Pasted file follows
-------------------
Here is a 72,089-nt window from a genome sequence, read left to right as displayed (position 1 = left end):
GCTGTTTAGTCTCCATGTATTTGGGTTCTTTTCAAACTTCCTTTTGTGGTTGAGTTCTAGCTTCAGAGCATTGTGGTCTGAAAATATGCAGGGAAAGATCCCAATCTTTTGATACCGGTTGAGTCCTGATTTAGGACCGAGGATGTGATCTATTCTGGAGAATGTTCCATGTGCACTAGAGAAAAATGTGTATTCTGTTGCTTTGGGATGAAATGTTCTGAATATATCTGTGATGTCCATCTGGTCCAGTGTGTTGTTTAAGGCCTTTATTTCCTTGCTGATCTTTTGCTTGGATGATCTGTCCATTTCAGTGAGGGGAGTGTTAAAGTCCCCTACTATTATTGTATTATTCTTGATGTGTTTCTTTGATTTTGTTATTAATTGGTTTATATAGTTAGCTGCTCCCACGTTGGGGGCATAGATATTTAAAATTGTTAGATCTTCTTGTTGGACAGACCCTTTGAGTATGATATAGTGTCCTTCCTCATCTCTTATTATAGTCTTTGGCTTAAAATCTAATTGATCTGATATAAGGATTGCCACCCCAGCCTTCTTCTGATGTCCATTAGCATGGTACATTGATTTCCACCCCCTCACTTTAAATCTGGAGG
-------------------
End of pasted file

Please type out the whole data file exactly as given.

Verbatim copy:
Here is a 72,089-nt window from a genome sequence, read left to right as displayed (position 1 = left end):
GCTGTTTAGTCTCCATGTATTTGGGTTCTTTTCAAACTTCCTTTTGTGGTTGAGTTCTAGCTTCAGAGCATTGTGGTCTGAAAATATGCAGGGAAAGATCCCAATCTTTTGATACCGGTTGAGTCCTGATTTAGGACCGAGGATGTGATCTATTCTGGAGAATGTTCCATGTGCACTAGAGAAAAATGTGTATTCTGTTGCTTTGGGATGAAATGTTCTGAATATATCTGTGATGTCCATCTGGTCCAGTGTGTTGTTTAAGGCCTTTATTTCCTTGCTGATCTTTTGCTTGGATGATCTGTCCATTTCAGTGAGGGGAGTGTTAAAGTCCCCTACTATTATTGTATTATTCTTGATGTGTTTCTTTGATTTTGTTATTAATTGGTTTATATAGTTAGCTGCTCCCACGTTGGGGGCATAGATATTTAAAATTGTTAGATCTTCTTGTTGGACAGACCCTTTGAGTATGATATAGTGTCCTTCCTCATCTCTTATTATAGTCTTTGGCTTAAAATCTAATTGATCTGATATAAGGATTGCCACCCCAGCCTTCTTCTGATGTCCATTAGCATGGTACATTGATTTCCACCCCCTCACTTTAAATCTGGAGG